Michael Barone

After 1994, Clinton pursued policies by way of "triangulation," standing above and separate from both parties and negotiating with each. Last October, Democrats and the Bush Treasury made concessions to the House Republicans. Obama is doing the same sort of thing ahead of time.

The likelihood then is that the final stimulus package will be supported by many in both parties. And that both parties will be held responsible for the results. Moreover, Obama was careful to note that good results may be long in coming. Just as he eliminated the possibility of a primary challenge by Hillary Clinton in 2012, so Obama seems to be trying to remove an issue that Republicans might run on in 2010.

Good politics, then. But is it good policy? That's harder to say. We are in the midst of a financial crisis unlike any we've seen in many years and are facing the threat of deflation, of the sort that choked off economic growth in America in the 1930s and Japan in the 1990s. Federal Reserve Chairman Ben Bernanke probably knows more about the economics of the 1930s than anyone else on earth. Outgoing Treasury Secretary Henry Paulson and incoming Treasury Secretary Timothy Geithner know as much about financial markets as just about any two experts you could find. Obama's lead adviser Lawrence Summers, in the opinion of others as well as himself, is one of the world's most knowledgeable economists.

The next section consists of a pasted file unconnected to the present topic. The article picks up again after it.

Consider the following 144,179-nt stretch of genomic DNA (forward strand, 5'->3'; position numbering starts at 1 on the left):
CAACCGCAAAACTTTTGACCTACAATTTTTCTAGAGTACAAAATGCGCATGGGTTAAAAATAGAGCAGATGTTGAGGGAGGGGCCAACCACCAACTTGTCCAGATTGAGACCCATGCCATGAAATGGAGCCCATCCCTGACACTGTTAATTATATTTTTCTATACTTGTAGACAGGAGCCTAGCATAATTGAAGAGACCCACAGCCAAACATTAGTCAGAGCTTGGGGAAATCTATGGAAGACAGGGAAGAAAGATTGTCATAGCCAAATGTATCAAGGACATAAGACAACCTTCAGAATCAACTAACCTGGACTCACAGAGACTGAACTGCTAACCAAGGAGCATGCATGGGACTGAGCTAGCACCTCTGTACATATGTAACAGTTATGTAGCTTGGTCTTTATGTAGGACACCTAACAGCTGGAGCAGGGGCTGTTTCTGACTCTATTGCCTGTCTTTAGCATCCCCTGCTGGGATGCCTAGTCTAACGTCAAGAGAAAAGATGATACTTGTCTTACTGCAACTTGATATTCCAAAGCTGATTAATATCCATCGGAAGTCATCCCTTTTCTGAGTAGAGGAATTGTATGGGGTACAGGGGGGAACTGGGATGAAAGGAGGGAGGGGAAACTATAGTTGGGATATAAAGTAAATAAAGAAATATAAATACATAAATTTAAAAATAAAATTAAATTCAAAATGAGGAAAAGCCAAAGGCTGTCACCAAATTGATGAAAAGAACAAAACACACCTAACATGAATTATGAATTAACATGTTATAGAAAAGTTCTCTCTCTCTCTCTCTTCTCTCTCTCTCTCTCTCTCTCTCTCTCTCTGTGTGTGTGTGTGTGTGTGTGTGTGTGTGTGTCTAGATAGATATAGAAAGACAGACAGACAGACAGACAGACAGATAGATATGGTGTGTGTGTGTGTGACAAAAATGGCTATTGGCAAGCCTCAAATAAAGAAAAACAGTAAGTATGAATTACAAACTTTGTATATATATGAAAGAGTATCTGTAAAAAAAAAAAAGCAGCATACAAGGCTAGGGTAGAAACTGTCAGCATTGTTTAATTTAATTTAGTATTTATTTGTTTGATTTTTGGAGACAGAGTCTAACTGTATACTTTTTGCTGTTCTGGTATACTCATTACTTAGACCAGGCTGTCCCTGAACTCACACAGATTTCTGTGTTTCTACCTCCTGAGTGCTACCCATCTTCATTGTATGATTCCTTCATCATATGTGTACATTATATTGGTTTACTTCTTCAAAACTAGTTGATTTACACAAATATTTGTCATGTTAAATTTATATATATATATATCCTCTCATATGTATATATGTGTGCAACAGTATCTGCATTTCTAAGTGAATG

But it is not apparent that any of them knows how to produce the optimal economic conditions that Americans have become used to over the past quarter-century at the speedy pace that American voters are inclined to demand. In a time of deflation, prices tend to fall -- and so it makes sense to hold onto your money and buy things next year. In a time when households are overburdened with debt, it makes sense to pay your credit cards and your mortgage down and not take on more.

Obama's decision to include tax cuts as well as stimulative spending in his George Mason speech indicates that he's not willing to bet on any one policy to succeed anytime soon -- and that he's interested in spreading any resulting political blame.


Michael Barone

Michael Barone, senior political analyst for The Washington Examiner (www.washingtonexaminer.com), is a resident fellow at the American Enterprise Institute, a Fox News Channel contributor and a co-author of The Almanac of American Politics. To find out more about Michael Barone, and read features by other Creators Syndicate writers and cartoonists, visit the Creators Syndicate Web page at www.creators.com. COPYRIGHT 2011 THE WASHINGTON EXAMINER. DISTRIBUTED BY CREATORS.COM